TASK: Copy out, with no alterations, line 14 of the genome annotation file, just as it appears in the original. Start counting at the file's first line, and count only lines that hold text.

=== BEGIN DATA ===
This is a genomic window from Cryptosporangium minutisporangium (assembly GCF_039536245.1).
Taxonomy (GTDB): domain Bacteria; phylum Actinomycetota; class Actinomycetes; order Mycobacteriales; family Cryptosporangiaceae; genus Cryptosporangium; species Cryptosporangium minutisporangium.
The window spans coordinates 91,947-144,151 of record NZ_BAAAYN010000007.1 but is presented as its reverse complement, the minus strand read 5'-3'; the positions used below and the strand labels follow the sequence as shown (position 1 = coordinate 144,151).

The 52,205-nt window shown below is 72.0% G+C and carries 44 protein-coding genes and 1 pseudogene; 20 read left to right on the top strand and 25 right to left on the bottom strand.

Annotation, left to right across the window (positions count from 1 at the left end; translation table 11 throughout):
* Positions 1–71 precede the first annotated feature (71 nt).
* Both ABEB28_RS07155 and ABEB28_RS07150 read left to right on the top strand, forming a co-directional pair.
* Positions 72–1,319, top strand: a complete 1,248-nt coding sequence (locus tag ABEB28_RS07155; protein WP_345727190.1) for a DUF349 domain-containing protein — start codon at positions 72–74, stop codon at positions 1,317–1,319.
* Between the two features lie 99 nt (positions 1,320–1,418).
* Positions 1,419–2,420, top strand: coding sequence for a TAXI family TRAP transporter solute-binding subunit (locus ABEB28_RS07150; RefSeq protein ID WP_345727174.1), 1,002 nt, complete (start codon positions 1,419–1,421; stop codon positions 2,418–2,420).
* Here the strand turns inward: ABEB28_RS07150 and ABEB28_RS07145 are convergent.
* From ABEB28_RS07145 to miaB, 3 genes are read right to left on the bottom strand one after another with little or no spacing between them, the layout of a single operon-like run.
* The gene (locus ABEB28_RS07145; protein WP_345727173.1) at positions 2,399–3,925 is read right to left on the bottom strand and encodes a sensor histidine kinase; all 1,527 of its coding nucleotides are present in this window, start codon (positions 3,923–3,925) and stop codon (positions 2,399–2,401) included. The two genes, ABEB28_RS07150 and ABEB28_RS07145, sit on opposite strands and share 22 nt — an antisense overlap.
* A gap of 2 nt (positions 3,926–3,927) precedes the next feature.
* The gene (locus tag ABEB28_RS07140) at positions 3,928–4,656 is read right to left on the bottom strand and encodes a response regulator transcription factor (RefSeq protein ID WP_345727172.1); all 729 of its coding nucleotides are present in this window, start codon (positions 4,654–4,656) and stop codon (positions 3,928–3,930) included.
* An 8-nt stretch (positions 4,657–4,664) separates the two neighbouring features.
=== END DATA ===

* A gap of 2 nt (positions 3,926–3,927) precedes the next feature.